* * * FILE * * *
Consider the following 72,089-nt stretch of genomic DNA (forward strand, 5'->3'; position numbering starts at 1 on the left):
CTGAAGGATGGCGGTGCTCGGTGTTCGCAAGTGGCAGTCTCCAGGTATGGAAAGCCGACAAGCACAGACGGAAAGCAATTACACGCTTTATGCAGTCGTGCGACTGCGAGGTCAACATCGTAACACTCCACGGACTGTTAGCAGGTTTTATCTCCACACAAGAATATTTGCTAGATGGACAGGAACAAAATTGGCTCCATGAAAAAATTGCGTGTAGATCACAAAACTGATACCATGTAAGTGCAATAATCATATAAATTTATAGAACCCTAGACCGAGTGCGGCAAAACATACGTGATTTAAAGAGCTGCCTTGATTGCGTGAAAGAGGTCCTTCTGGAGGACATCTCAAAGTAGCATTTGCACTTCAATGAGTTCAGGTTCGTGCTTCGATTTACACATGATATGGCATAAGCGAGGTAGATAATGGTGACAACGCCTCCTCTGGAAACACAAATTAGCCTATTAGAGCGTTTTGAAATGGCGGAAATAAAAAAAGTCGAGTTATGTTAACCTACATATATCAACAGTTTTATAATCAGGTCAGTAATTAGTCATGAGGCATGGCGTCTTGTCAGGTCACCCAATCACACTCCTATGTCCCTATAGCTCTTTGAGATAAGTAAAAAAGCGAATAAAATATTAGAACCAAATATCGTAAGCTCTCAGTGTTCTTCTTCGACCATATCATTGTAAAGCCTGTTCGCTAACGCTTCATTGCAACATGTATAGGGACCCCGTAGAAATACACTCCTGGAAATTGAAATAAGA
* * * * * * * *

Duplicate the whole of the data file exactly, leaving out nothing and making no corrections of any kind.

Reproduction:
Consider the following 72,089-nt stretch of genomic DNA (forward strand, 5'->3'; position numbering starts at 1 on the left):
CTGAAGGATGGCGGTGCTCGGTGTTCGCAAGTGGCAGTCTCCAGGTATGGAAAGCCGACAAGCACAGACGGAAAGCAATTACACGCTTTATGCAGTCGTGCGACTGCGAGGTCAACATCGTAACACTCCACGGACTGTTAGCAGGTTTTATCTCCACACAAGAATATTTGCTAGATGGACAGGAACAAAATTGGCTCCATGAAAAAATTGCGTGTAGATCACAAAACTGATACCATGTAAGTGCAATAATCATATAAATTTATAGAACCCTAGACCGAGTGCGGCAAAACATACGTGATTTAAAGAGCTGCCTTGATTGCGTGAAAGAGGTCCTTCTGGAGGACATCTCAAAGTAGCATTTGCACTTCAATGAGTTCAGGTTCGTGCTTCGATTTACACATGATATGGCATAAGCGAGGTAGATAATGGTGACAACGCCTCCTCTGGAAACACAAATTAGCCTATTAGAGCGTTTTGAAATGGCGGAAATAAAAAAAGTCGAGTTATGTTAACCTACATATATCAACAGTTTTATAATCAGGTCAGTAATTAGTCATGAGGCATGGCGTCTTGTCAGGTCACCCAATCACACTCCTATGTCCCTATAGCTCTTTGAGATAAGTAAAAAAGCGAATAAAATATTAGAACCAAATATCGTAAGCTCTCAGTGTTCTTCTTCGACCATATCATTGTAAAGCCTGTTCGCTAACGCTTCATTGCAACATGTATAGGGACCCCGTAGAAATACACTCCTGGAAATTGAAATAAGA